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Our holdings include hundreds of glass and film negatives/transparencies that we've scanned ourselves; in addition, many other photos on this site were extracted from reference images (high-resolution tiffs) in the Library of Congress research archive. (To query the database click here.) They are adjusted, restored and reworked by your webmaster in accordance with his aesthetic sensibilities before being downsized and turned into the jpegs you see here. All of these images (including "derivative works") are protected by copyright laws of the United States and other jurisdictions and may not be sold, reproduced or otherwise used for commercial purposes without permission.

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[REV 25-NOV-2014]

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Avenue Grand: 1920

Avenue Grand: 1920

Washington circa 1920. "Crandall's Avenue Grand," 645 Pennsylvania Avenue S.E. Now playing: "Dangerous to Men." National Photo Co. View full size.

On Shorpy:
Today's Top 5

Capitol Hill

Robert K. Headley's "Motion Picture Exhibition in Washington, D.C." has this info about the fate of the Avenue Grand: It was renamed the Capitol Hill between 1956 and 1970. Don King operated it in the sixties, refurbishing it in 1967, with unrealized plans to make it a cinematheque where patrons could eat. A fire in November 1970 gutted the building, and it was razed soon after.

J. Mutts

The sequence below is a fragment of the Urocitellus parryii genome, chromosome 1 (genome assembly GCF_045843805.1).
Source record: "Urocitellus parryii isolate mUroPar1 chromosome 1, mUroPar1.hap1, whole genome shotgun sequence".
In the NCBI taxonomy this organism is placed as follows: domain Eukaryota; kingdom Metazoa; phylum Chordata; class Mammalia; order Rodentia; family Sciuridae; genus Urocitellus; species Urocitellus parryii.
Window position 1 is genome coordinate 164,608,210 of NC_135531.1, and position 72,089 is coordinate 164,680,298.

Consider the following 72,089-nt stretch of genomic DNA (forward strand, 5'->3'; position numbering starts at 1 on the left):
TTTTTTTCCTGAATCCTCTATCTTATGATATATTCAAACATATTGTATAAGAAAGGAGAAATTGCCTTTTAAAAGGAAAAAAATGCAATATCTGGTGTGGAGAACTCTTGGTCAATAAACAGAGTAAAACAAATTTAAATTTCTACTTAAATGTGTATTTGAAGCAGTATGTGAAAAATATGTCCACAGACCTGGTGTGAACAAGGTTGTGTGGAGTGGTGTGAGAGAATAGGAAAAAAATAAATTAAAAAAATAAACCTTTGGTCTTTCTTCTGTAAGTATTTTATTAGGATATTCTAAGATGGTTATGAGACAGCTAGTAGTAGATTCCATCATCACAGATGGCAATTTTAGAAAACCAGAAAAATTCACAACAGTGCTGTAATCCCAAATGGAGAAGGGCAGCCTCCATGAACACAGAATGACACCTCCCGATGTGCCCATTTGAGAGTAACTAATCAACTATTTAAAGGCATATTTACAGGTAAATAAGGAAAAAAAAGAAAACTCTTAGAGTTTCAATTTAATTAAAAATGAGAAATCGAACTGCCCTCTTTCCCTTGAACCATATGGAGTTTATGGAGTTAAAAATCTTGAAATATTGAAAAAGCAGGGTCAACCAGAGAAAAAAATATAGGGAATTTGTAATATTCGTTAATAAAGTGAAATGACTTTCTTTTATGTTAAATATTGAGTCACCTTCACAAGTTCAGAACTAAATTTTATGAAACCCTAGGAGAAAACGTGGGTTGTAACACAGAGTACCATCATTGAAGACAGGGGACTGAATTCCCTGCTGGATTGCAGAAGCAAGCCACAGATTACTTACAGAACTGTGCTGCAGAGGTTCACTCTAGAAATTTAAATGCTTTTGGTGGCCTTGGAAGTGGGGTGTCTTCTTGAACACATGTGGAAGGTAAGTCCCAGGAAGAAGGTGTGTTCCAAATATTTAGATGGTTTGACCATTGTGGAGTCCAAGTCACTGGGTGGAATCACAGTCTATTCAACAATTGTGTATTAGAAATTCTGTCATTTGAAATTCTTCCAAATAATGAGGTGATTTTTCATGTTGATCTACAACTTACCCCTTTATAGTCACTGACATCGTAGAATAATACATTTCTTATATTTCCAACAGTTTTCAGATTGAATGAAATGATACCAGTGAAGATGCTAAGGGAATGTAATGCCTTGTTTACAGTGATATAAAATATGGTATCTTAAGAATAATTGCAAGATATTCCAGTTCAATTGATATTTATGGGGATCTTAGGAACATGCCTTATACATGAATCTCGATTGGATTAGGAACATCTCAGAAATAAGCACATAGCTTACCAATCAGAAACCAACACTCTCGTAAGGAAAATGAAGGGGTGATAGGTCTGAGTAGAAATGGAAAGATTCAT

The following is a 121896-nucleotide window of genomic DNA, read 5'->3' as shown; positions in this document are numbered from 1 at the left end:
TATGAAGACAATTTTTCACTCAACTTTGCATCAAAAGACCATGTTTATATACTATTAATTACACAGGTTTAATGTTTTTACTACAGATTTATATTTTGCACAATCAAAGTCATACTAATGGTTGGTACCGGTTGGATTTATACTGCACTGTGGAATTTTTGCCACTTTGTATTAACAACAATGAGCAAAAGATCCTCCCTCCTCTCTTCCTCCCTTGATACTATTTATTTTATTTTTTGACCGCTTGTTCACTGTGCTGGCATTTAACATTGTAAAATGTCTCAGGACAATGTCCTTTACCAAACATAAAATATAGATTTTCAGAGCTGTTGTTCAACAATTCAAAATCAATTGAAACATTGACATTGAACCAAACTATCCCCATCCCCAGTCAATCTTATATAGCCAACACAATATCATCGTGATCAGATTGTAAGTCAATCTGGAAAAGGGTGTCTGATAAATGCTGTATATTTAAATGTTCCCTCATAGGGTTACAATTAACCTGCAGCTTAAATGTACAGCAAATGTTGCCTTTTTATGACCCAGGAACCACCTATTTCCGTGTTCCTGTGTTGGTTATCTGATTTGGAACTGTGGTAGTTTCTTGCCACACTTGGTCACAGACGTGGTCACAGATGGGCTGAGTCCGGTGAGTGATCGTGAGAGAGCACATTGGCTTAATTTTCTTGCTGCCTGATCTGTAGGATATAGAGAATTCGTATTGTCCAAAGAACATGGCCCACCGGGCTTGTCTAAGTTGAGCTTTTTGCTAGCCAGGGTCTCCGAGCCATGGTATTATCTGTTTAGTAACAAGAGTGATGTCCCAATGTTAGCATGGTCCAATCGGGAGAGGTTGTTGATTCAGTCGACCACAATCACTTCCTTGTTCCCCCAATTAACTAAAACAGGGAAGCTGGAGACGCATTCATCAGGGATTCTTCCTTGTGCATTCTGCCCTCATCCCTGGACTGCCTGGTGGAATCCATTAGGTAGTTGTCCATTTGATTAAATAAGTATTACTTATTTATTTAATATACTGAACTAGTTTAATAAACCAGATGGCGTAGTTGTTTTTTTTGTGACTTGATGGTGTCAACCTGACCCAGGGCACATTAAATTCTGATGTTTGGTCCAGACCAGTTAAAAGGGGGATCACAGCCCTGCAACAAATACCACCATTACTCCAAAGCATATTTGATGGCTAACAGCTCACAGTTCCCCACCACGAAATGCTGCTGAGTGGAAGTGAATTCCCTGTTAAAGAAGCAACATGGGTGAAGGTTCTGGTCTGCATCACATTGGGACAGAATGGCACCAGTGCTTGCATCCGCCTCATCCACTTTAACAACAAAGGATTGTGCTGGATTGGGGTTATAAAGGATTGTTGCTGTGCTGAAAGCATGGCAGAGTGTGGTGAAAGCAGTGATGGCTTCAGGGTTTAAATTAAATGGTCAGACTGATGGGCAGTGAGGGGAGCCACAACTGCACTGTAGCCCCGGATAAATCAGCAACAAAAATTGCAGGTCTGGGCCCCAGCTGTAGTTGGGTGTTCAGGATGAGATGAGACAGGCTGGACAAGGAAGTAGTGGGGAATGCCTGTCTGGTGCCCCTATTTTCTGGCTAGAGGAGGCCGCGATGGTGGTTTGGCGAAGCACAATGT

The theater is gone, but the building with the elaborate brickwork on the right (seen through the trees) is still there, now a liquor store.

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The shadow man

Did anyone notice the shadowy guy in front of M.B. Flynn's Stoves?

Dr. J

John Barrymore in "Dr Jekyll & Mrs Hyde." I think I would enjoy that very much. There's so little to see in the movie theatres these days, except at Oscar time. I'm not a great fan of animation. It's not cinema, it's cartoons.

Old Movies for New

What's interesting is that while "Dangerous to Men" premiered in 1920, "Old Wives for New" came out in 1918. I wonder why it was showing a movie that had premiered two years prior?

[Second-run showings are nothing new. - Dave]

Dangerous to Men

Hey, they made a movie about the Drexel Women's Rifle Team!

Avenue Grand

The Avenue Grand

8 Big Acts Each Week
Pictures - Vaudeville
645 Pa. Ave S.E.
Doors Open at 6:30 P.M.

Washington Post, Sep 17, 1910

Buys the Avenue Grand

Crandall Acquires Picture House in Pennsylvania Avenue

Henry M. Crandall, one of Washington's pioneer motion picture exhibitors, has acquired the Avenue Grand motion picture establishment, in Pennsylvania avenue, between Sixth and seventh streets southeast, and will reopen the theater in about two weeks.

The Avenue Grand is known as the largest motion picture theater here in a residential district. It has a seating capacity of more than 1,000, and is equipped with a balcony and a stage for straight theatrical productions.

Washington Post, Mar 26, 1916

Crandall's Avenue Grand Reopens

The reopening of the Avenue Grand under the management of Harry M. Crandall was welcomed by capacity audiences at all performances yesterday and Sunday. The theater has been thoroughly renovated and redecorated, and a gold screen and an efficient ventilation system has been installed. ...

Washington Post, Apr 18, 1916

Viola Dana and Milton Sills

Her career ended in 1929 when sound movies began; probably no coincidence. She died in 1987 at age 90. He survived the advent of sound but not his heart attack at age 48 in 1930.

SHORPY HISTORICAL PHOTO ARCHIVE | History in HD is a vintage photo archive featuring thousands of high-definition images from the 1850s to 1960s. (Available as fine-art prints from the Shorpy Archive.) The site is named after Shorpy Higginbotham, a teenage coal miner who lived 100 years ago.

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